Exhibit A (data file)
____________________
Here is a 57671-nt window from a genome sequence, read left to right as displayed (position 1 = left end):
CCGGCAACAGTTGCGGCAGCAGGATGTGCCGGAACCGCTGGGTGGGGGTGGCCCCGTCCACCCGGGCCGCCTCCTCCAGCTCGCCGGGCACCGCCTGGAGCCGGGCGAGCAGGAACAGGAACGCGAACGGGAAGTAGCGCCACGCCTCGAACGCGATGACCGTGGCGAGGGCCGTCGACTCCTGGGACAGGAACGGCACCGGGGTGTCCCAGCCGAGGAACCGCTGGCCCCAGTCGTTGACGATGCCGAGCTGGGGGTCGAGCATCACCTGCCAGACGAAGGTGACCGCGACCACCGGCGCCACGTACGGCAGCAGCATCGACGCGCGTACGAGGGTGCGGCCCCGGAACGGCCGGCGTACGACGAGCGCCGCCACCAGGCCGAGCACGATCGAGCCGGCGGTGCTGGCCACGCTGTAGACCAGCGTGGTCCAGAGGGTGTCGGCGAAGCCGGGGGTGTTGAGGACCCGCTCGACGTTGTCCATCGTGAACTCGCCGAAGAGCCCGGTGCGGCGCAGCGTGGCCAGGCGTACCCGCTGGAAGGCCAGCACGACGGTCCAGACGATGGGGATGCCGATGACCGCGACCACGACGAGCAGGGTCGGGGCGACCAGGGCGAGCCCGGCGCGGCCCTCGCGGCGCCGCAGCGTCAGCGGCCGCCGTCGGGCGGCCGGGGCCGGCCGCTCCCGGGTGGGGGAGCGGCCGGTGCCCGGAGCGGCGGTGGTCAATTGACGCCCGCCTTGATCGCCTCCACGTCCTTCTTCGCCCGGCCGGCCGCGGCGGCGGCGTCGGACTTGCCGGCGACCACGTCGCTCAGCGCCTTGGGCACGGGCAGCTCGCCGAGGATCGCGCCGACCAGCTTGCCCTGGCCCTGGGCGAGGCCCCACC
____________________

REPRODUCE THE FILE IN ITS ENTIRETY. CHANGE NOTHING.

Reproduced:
Here is a 57671-nt window from a genome sequence, read left to right as displayed (position 1 = left end):
CCGGCAACAGTTGCGGCAGCAGGATGTGCCGGAACCGCTGGGTGGGGGTGGCCCCGTCCACCCGGGCCGCCTCCTCCAGCTCGCCGGGCACCGCCTGGAGCCGGGCGAGCAGGAACAGGAACGCGAACGGGAAGTAGCGCCACGCCTCGAACGCGATGACCGTGGCGAGGGCCGTCGACTCCTGGGACAGGAACGGCACCGGGGTGTCCCAGCCGAGGAACCGCTGGCCCCAGTCGTTGACGATGCCGAGCTGGGGGTCGAGCATCACCTGCCAGACGAAGGTGACCGCGACCACCGGCGCCACGTACGGCAGCAGCATCGACGCGCGTACGAGGGTGCGGCCCCGGAACGGCCGGCGTACGACGAGCGCCGCCACCAGGCCGAGCACGATCGAGCCGGCGGTGCTGGCCACGCTGTAGACCAGCGTGGTCCAGAGGGTGTCGGCGAAGCCGGGGGTGTTGAGGACCCGCTCGACGTTGTCCATCGTGAACTCGCCGAAGAGCCCGGTGCGGCGCAGCGTGGCCAGGCGTACCCGCTGGAAGGCCAGCACGACGGTCCAGACGATGGGGATGCCGATGACCGCGACCACGACGAGCAGGGTCGGGGCGACCAGGGCGAGCCCGGCGCGGCCCTCGCGGCGCCGCAGCGTCAGCGGCCGCCGTCGGGCGGCCGGGGCCGGCCGCTCCCGGGTGGGGGAGCGGCCGGTGCCCGGAGCGGCGGTGGTCAATTGACGCCCGCCTTGATCGCCTCCACGTCCTTCTTCGCCCGGCCGGCCGCGGCGGCGGCGTCGGACTTGCCGGCGACCACGTCGCTCAGCGCCTTGGGCACGGGCAGCTCGCCGAGGATCGCGCCGACCAGCTTGCCCTGGCCCTGGGCGAGGCCCCACC